On Tuesday, April 10, 2018, I had the honor of delivering the Keynote Address at the State of Alabama’s Holocaust Commemoration in the State Capitol. The event was in the old Senate Chambers, the very same room where the Alabama Senate had voted to secede from the Union in 1861. Governor Kay Ivey was in attendance, and read a proclamation and honored our survivors; most of the ones present yesterday were from my congregation. My remarks follow:
Pretty much anyone who’s Jewish either lost family members in the Holocaust, or they know someone who lost family members in the Holocaust.
On my paternal grandmother’s side of the family we lost some cousins, Grossbards, who were from Antwerp, Belgium. They were murdered in Auschwitz. Family legend is they were in the diamond business, and there’s a stash of diamonds buried somewhere in Antwerp.
The Holocaust – or Shoah as we call it in Hebrew, a word that means “catastrophe” – was by far the greatest disaster to ever befall the Jewish people, and we are a people who have known many, many disasters over our 3,000 plus year history.
Megillat HaShoah – the Scroll of the Holocaust, telling of the story of the Shoah in a form similar to the book of Lamentations – opens with a description of how through centuries of exile “the monster of Jew hatred” would arise again and again. The description continues:
What befell the people Israel in Nazi Europe, however, is beyond classification, and what confronted its sons and daughters defies description. Untold numbers were forced out of their homes, torn from their families, trampled in the dust, worked to death. Six million created in the divine image were strangled, cremated, shot, buried alive; they died of starvation, of thirst, and of the cold. This time the monster stretched open its mouth beyond bounds, with a blood-curdling shriek and with stinking breath, and sought to eradicate everything.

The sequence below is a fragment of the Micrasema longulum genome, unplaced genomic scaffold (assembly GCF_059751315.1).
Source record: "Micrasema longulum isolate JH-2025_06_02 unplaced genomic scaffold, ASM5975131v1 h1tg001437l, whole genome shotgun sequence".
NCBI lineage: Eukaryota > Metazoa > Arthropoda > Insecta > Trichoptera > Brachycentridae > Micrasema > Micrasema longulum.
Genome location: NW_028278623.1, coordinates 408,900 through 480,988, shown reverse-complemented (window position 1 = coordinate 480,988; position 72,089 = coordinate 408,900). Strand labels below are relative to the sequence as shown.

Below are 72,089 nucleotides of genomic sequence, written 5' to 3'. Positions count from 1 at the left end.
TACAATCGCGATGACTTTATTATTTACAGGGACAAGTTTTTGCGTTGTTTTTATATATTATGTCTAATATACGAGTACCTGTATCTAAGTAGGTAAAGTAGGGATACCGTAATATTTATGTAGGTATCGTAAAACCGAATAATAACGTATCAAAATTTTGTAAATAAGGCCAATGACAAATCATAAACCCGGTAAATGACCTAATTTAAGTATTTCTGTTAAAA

6 million Jews – 1.5 million of them children – were murdered, one out of every three Jews then alive. Many countries in Europe lost more than 90% of their Jewish population in the Shoah.
Our brains can’t really digest statistics like that. It’s hard to process. Numbers fail to convey the horrors of what the Nazis did to us in those days. To try to understand what it’s like one has to speak with survivors, hear their testimony, or read their memoirs. And when you do, all you can do is cry and shake your head and wonder how is it possible that people could be so unspeakably cruel.
People of faith struggle with how to make sense out of the Holocaust. If God is kind, God is just, God is compassionate, how could He have allowed such horrors to continue for so long?
For many people, God died in the Shoah. In 1944 Elie Wiesel was 15 years old, living in the town of Sighet, then part of Hungary. He was a religious young man, who spent his days studying the Talmud, the dense corpus of rabbinic law and legend that requires expertise in both Hebrew and Aramaic, and at night he studied Kabbalah, Jewish Mysticism. And then the Nazis came, he was shipped off to Auschwitz with his family, and his faith fled in the flames of the crematorium. In his memoir, Night, he describes that first night in the death camp: